Veteran photographer Nemai Ghosh, whose nearly 30-year-old association with Satyajit Ray earned him the title "Boswell with a camera", died in Kolkata today at the age of 86.
Ghosh, who was admitted to a hospital a couple of days ago, died of cardiac arrest around 11:30am, his photographer son Satyaki Ghosh said.
The lensman, who was Ray's official still photographer for quarter of a century and came to be known as the director's photographer-biographer, has captured the master director in a myriad of moods at the sets and shooting locations.
He also framed actors like Utpal Datta, Soumitra Chatterjee, Sharmila Tagore, Smita Patil, Sayeed Jaffrey and Sanjiv Kumar on the sets of Ray's films, our New Delhi correspondent writes.
Ghosh debuted with "Goopy Gyne Bagha Byne" (1969) and was with Ray till his last film "Agantuk" (1991).
Ghosh also shot the making of Ritwik Ghatak's "Jukti Takko Gappo" (1974), Mrinal Sen's "Interview" (1970), "Calcutta 71" (1972) and "Ek Adhuri Kahani" (1971), Gautam Ghose's "Paar" (1984), and MS Sathyu's "Ijjodu" (2010).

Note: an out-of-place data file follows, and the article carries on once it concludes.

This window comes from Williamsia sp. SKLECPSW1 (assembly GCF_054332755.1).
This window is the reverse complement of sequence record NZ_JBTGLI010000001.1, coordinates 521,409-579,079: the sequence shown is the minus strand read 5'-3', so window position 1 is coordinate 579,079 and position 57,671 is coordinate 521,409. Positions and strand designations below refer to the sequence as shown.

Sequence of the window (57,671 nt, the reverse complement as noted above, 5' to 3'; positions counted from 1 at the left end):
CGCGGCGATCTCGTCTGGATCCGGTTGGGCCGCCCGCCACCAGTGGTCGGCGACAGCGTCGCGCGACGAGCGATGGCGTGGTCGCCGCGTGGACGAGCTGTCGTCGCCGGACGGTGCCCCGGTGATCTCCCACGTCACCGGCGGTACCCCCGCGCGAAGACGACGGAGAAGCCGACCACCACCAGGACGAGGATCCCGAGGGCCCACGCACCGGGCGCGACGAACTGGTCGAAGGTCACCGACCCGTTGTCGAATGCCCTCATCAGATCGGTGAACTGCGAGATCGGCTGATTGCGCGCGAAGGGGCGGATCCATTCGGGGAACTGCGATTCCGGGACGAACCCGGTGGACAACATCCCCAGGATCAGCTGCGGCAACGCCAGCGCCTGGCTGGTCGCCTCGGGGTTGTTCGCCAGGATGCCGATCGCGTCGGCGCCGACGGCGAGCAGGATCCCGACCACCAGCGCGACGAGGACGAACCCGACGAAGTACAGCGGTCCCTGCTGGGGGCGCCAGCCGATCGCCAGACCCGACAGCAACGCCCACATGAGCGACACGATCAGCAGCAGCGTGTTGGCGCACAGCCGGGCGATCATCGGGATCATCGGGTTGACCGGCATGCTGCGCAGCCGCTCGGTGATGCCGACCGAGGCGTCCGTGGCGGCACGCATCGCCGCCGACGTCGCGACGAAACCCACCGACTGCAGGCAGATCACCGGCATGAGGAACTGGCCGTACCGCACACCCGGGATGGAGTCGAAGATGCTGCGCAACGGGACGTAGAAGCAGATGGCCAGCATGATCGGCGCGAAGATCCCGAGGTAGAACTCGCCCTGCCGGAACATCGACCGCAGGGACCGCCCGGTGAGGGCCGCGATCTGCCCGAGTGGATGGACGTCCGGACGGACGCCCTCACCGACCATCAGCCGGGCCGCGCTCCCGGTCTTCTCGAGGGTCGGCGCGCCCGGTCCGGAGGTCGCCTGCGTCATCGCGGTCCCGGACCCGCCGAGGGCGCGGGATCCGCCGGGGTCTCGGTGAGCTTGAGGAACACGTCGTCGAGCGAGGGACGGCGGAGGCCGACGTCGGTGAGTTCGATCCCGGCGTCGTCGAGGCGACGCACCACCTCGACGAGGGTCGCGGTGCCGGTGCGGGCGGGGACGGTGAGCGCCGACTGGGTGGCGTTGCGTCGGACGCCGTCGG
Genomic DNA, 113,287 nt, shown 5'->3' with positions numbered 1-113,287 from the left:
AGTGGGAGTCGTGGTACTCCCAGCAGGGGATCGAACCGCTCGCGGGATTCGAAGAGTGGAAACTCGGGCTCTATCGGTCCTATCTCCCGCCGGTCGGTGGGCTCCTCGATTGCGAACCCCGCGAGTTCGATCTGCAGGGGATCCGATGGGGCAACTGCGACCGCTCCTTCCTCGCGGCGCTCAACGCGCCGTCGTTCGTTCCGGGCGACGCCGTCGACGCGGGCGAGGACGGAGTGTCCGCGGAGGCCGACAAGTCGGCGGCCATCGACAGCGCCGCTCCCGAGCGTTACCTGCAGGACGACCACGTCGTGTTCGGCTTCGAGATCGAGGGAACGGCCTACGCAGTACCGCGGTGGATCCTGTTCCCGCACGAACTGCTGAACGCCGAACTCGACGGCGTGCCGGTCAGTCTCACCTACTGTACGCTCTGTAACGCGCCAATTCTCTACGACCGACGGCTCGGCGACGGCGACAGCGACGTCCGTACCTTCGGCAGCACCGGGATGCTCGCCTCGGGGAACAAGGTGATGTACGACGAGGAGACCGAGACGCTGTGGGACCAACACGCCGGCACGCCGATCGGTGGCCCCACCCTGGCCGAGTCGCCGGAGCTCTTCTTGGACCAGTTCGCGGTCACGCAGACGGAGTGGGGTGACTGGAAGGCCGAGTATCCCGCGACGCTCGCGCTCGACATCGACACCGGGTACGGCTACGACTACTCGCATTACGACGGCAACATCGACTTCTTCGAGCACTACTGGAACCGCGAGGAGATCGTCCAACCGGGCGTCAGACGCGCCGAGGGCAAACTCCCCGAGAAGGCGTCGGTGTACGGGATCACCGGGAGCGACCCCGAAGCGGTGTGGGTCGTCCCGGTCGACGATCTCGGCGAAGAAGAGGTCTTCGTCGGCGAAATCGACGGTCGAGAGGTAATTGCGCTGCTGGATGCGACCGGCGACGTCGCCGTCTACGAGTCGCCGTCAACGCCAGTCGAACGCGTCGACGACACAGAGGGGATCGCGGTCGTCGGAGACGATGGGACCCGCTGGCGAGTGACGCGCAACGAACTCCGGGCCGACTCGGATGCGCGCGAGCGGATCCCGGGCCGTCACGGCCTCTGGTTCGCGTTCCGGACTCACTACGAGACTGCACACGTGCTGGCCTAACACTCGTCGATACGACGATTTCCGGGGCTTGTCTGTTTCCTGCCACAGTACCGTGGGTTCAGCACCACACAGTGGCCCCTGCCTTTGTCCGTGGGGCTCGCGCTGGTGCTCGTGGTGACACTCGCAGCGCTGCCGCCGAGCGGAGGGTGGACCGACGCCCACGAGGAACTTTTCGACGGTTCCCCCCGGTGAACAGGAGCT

Satyajit Ray's son, director Sandip Ray said Nemai Ghosh's death was a "personal loss" for him.
"Nemai kaku (uncle) had been visiting our home and became part of family since 1968. Baba used to like him very much," he said.
A Padma Shri award recipient, Ghosh also penned books such as "Manik Da: Memoirs of Satyajit Ray."
He also served as a jury member at the 2007 National Film Awards.
A theatre buff, Nemai Ghosh had also extensively clicked Bengali theatre and its stalwarts, including Utpal Dutt, Tripti Mitra, Badal Sircar, and Shombu Mitra. These photos can be found in his book titled "Dramatic Moments: Photographs and Memories of Calcutta Theatre from the Sixties to the Nineties" (2000).